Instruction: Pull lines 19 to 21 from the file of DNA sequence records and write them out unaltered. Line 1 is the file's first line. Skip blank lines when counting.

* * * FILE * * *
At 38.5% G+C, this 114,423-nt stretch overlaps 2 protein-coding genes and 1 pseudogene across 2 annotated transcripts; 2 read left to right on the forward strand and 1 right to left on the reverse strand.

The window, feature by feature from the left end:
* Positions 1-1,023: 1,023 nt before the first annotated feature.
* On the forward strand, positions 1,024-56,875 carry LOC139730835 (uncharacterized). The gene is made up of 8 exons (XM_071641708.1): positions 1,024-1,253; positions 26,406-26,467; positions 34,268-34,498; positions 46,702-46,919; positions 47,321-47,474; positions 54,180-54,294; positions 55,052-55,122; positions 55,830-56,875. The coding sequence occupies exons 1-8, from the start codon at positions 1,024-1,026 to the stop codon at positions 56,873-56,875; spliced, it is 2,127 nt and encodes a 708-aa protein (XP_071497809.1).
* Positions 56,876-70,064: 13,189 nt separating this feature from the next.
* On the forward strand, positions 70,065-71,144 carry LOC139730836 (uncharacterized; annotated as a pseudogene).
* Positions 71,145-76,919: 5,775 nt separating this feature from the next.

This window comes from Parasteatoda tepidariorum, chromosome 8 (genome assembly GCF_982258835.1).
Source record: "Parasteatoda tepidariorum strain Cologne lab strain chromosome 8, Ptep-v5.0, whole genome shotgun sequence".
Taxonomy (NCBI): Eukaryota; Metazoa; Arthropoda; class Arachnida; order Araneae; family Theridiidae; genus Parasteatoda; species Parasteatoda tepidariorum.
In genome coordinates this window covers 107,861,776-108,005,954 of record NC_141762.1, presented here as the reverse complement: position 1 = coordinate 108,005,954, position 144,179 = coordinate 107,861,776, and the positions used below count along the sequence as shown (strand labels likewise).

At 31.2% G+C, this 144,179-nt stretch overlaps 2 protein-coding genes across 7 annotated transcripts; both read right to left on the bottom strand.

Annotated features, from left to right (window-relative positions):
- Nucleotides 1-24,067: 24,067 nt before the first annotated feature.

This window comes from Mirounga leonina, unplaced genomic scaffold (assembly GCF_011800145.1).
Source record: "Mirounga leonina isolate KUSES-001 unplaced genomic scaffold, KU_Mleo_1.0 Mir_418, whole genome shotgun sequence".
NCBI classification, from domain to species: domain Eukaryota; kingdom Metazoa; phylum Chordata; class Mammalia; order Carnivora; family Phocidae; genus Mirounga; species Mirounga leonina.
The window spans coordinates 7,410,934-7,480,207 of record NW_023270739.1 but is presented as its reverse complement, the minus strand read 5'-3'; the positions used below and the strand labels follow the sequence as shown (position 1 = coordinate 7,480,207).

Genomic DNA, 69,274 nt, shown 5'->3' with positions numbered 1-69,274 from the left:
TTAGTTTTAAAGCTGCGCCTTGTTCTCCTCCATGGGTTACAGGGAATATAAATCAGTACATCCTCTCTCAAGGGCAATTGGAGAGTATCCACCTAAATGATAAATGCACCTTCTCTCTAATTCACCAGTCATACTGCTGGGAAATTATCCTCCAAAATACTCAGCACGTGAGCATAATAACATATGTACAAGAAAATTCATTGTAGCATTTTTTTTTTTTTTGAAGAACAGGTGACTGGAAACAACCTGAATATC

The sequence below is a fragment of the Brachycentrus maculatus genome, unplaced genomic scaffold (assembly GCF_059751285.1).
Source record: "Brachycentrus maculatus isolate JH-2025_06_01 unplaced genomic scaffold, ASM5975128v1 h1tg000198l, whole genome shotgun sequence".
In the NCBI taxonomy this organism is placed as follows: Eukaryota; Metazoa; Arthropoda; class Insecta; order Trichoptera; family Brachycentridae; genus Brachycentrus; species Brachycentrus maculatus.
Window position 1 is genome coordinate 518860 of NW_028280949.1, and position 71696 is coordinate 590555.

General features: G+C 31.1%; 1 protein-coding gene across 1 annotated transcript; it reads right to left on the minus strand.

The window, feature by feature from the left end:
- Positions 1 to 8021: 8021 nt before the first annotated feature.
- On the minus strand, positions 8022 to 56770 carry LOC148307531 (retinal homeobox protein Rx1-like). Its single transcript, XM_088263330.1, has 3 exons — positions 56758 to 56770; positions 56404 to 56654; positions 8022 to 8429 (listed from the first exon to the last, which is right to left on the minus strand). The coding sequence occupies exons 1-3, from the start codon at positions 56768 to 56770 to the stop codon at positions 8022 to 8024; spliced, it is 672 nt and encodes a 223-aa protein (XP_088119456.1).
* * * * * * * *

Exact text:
Genomic DNA, 69,274 nt, shown 5'->3' with positions numbered 1-69,274 from the left:
TTAGTTTTAAAGCTGCGCCTTGTTCTCCTCCATGGGTTACAGGGAATATAAATCAGTACATCCTCTCTCAAGGGCAATTGGAGAGTATCCACCTAAATGATAAATGCACCTTCTCTCTAATTCACCAGTCATACTGCTGGGAAATTATCCTCCAAAATACTCAGCACGTGAGCATAATAACATATGTACAAGAAAATTCATTGTAGCATTTTTTTTTTTTTTGAAGAACAGGTGACTGGAAACAACCTGAATATC

The sequence below is a fragment of the Brachycentrus maculatus genome, unplaced genomic scaffold (assembly GCF_059751285.1).